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Apple’s design chief Jony Ive, who is responsible for overseeing the creation and design language of almost all of Apple’s products, even down to its stores and campuses, recently sat down for an interview with Benjamin Clymer, the founder of watch-focused site Hodinkee.

Ive shared details on the creation process behind the Apple Watch, some of Apple’s inspiration for the device, and the experts the company consulted with, along with background on the first watches he purchased, Apple’s focus on health, what he finds inspiring, and more.


Ive’s first watch of note was an Omega Speedmaster, which he says he bought in 1992 on a trip to Kowloon. Ive says he was “utterly seduced” by its use in space exploration. “Somehow it epitomizes the optimism, ambition, and courage of invention,” he said. Ive said he also admires the Nautilus by Patek Philippe, which he describes as a “bizarre, bizarre object.”

According to Ive, Apple CEO Steve Jobs had no particular interest in watches, and so early discussions for the watch didn’t take place until 2012, a few months after Jobs passed away. The death, said Ive, caused Apple to “think about where we wanted to go” and what trajectory Apple was on as a company. Apple was also exploring its contribution to its users. “I think, incontrovertibly, that Apple since the 1970s has made difficult-to-comprehend and inaccessible technology easy to understand and accessible.”

The Apple Watch, with its focus on the personal, was the next logical step in device development, and its creation was different from many of the products that came before it because there were existing references. “Normally there are no parallel products from which to learn,” said Ive. Given the historical context of the watch, though, Apple did something “highly unusual” and consulted a range of experts.

Ive says Apple asked seven experts for their assistance with the Apple Watch while it was still in development, and he provided details to Hodinkee. Apple consulted Will Andrewes (a horologist with 40 years of expertise), Jonathan Betts (Curator Emeritus at the Royal Observatory), Dominique Fléchon (a specialist in antiquarian horology), Grégory Gardinetti (Fondation de la Haute Horlogerie historian), Claudia Hammond (a writer and psychology lecturer), David Rooney (Keeper of Technologies and Engineering at the London Science Museum), and Chris Lintott (an astrophysicist at the University of Oxford). Marc Newson, who Ive said is his best friend, was also involved in the Apple Watch’s development as he had designed several watches in the past.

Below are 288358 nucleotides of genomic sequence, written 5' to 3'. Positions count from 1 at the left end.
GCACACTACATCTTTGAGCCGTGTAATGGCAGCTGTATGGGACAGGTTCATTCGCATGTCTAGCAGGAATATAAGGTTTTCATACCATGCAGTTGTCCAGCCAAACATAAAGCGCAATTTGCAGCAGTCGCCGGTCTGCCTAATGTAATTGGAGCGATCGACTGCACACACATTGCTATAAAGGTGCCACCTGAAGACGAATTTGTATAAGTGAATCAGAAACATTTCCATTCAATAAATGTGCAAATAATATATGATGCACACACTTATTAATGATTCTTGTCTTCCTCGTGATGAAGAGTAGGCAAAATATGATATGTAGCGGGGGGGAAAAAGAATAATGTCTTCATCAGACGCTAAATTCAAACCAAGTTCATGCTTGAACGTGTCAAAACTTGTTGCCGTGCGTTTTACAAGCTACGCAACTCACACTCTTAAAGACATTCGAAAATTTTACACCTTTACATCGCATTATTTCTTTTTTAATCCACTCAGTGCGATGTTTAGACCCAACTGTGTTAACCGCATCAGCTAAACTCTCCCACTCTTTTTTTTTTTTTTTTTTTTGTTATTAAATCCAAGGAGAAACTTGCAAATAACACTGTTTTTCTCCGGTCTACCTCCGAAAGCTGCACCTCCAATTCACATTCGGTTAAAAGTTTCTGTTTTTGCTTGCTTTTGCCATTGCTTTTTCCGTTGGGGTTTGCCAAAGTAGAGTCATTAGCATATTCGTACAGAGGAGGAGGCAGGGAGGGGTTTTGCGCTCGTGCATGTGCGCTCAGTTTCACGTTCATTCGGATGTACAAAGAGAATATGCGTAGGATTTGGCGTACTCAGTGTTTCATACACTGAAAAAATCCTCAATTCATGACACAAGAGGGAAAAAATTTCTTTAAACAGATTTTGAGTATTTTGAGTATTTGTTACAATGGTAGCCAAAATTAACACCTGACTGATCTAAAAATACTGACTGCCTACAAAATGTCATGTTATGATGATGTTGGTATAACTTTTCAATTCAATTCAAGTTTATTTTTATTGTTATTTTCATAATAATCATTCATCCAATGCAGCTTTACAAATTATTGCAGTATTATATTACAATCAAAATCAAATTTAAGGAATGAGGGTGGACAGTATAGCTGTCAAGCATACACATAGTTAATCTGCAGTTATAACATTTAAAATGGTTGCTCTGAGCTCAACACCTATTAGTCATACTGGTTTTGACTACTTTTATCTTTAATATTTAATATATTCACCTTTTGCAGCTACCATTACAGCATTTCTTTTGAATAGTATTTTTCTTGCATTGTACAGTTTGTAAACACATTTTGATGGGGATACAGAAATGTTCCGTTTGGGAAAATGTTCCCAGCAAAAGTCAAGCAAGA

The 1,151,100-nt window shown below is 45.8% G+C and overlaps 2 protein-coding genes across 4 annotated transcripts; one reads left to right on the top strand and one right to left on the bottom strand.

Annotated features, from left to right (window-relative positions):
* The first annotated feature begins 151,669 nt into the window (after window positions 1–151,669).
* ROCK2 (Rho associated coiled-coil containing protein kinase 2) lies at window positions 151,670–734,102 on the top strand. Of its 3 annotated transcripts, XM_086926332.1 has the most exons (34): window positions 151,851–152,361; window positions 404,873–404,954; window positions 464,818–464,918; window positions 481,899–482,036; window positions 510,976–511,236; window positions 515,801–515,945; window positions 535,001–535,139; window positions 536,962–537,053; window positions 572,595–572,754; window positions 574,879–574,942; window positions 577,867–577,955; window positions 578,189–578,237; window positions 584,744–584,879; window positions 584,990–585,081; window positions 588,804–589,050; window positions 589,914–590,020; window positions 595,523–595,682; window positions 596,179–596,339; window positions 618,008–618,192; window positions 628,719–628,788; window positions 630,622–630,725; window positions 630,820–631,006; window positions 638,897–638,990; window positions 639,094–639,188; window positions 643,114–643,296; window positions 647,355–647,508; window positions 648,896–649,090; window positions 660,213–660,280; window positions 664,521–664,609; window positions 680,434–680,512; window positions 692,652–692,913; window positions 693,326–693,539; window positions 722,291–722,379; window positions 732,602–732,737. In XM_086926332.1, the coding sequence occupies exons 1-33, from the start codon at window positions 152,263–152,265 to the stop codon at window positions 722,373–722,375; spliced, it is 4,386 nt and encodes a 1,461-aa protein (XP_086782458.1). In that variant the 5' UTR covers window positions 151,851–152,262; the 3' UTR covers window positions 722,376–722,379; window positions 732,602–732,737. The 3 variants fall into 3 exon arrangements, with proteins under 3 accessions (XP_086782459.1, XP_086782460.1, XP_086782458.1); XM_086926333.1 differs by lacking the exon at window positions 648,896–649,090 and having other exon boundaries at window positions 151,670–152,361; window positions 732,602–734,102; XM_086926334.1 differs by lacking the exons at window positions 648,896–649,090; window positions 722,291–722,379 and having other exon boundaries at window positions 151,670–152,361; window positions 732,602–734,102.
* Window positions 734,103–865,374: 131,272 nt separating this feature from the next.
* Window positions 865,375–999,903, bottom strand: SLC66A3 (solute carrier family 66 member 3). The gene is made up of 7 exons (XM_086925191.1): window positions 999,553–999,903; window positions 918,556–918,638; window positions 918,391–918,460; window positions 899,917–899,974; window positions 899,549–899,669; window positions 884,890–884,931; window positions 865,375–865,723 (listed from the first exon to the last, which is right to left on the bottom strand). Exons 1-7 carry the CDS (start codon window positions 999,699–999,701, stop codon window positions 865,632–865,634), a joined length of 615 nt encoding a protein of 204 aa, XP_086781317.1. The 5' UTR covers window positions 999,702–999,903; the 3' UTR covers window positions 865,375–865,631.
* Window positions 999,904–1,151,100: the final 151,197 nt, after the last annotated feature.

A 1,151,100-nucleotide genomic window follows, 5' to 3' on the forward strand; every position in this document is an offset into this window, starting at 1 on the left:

Apple wasn’t aiming to solve a particular problem with the Apple Watch, according to Ive. It was more so a “matter of optimization – of opportunity.” In the vein of “opportunity” Ive also alluded to future Apple Watch development and how much more impressive the idea of opportunity is to him because he knows the technology Apple has in development.

You can look at Apple Watch in terms of trade docs – what it does, etcetera – or you can look at what would be possible if you knew that you had this much technology with you at all times. Many of us have our phones with us all the time, but they aren’t connected to you. Imagine having something this powerful with you at all times, and what opportunities that might present to the user.

That the opportunity is phenomenal. Particularly when [you] don’t understand just where we are today in terms of technology and capability, but where we are headed.

Despite the early input from horological experts and the storied history of the watch, Ive says there were no homages in the Apple Watch. “Everything served a purpose,” said Ive. “Everything we did was in the pursuit of what we thought was the best solution.” Ive used the digital crown as an example, which he said “took a modicum of courage” to implement with Apple’s typical disposition towards “direct manipulation.”

According to Ive, one of Apple’s aims with the Apple Watch was to “broaden how relevant we were,” which is why the company explored new materials like the gold and ceramic that’s been used for higher-end Edition watches. Ive says that working in gold and ceramic was “purposeful” for expanding “who Apple is” and from a materials science perspective as it will help with the development of future products.

Health-based capabilities were “an early and significant focus” of the Apple Watch, and Ive says that feedback from customers who have had health benefits from the Apple Watch has been hugely motivating. In fact, he says that he finds customer feedback much more motivating than Apple’s new position as the largest watchmaker by revenue.

I am honestly far more motivated by hearing from one customer who believes that the Watch has materially improved his or her life. It’s a privilege to work on products that people develop an affection for and that become an important and positive part of their daily lives.

The full Ive interview, which goes into much greater depth on many topics surrounding Apple Watch development, can be read over at Hodinkee.

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